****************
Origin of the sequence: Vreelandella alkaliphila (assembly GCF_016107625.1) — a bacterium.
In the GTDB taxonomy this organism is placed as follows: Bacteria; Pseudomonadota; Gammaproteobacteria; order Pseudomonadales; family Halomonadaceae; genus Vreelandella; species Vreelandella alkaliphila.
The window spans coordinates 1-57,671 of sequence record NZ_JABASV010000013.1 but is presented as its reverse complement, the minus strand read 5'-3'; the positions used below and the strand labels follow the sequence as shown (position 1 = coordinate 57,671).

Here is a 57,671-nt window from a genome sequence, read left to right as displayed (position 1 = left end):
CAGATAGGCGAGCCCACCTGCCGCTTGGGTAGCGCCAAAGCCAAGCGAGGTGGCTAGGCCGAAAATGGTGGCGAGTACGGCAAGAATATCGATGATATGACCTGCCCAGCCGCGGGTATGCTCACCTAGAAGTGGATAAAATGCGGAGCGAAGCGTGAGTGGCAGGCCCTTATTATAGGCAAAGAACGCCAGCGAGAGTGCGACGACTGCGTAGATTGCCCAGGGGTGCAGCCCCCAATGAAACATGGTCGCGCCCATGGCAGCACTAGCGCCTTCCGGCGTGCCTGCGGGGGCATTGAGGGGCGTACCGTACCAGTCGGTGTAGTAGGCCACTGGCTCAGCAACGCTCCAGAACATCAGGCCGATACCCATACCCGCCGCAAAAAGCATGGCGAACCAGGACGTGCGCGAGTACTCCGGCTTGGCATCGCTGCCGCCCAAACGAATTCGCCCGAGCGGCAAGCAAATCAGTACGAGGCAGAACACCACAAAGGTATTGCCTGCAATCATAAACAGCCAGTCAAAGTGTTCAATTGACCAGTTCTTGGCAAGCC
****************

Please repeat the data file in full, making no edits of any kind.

Origin of the sequence: Vreelandella alkaliphila (assembly GCF_016107625.1) — a bacterium.
In the GTDB taxonomy this organism is placed as follows: Bacteria; Pseudomonadota; Gammaproteobacteria; order Pseudomonadales; family Halomonadaceae; genus Vreelandella; species Vreelandella alkaliphila.
The window spans coordinates 1-57,671 of sequence record NZ_JABASV010000013.1 but is presented as its reverse complement, the minus strand read 5'-3'; the positions used below and the strand labels follow the sequence as shown (position 1 = coordinate 57,671).

Here is a 57,671-nt window from a genome sequence, read left to right as displayed (position 1 = left end):
CAGATAGGCGAGCCCACCTGCCGCTTGGGTAGCGCCAAAGCCAAGCGAGGTGGCTAGGCCGAAAATGGTGGCGAGTACGGCAAGAATATCGATGATATGACCTGCCCAGCCGCGGGTATGCTCACCTAGAAGTGGATAAAATGCGGAGCGAAGCGTGAGTGGCAGGCCCTTATTATAGGCAAAGAACGCCAGCGAGAGTGCGACGACTGCGTAGATTGCCCAGGGGTGCAGCCCCCAATGAAACATGGTCGCGCCCATGGCAGCACTAGCGCCTTCCGGCGTGCCTGCGGGGGCATTGAGGGGCGTACCGTACCAGTCGGTGTAGTAGGCCACTGGCTCAGCAACGCTCCAGAACATCAGGCCGATACCCATACCCGCCGCAAAAAGCATGGCGAACCAGGACGTGCGCGAGTACTCCGGCTTGGCATCGCTGCCGCCCAAACGAATTCGCCCGAGCGGCAAGCAAATCAGTACGAGGCAGAACACCACAAAGGTATTGCCTGCAATCATAAACAGCCAGTCAAAGTGTTCAATTGACCAGTTCTTGGCAAGCC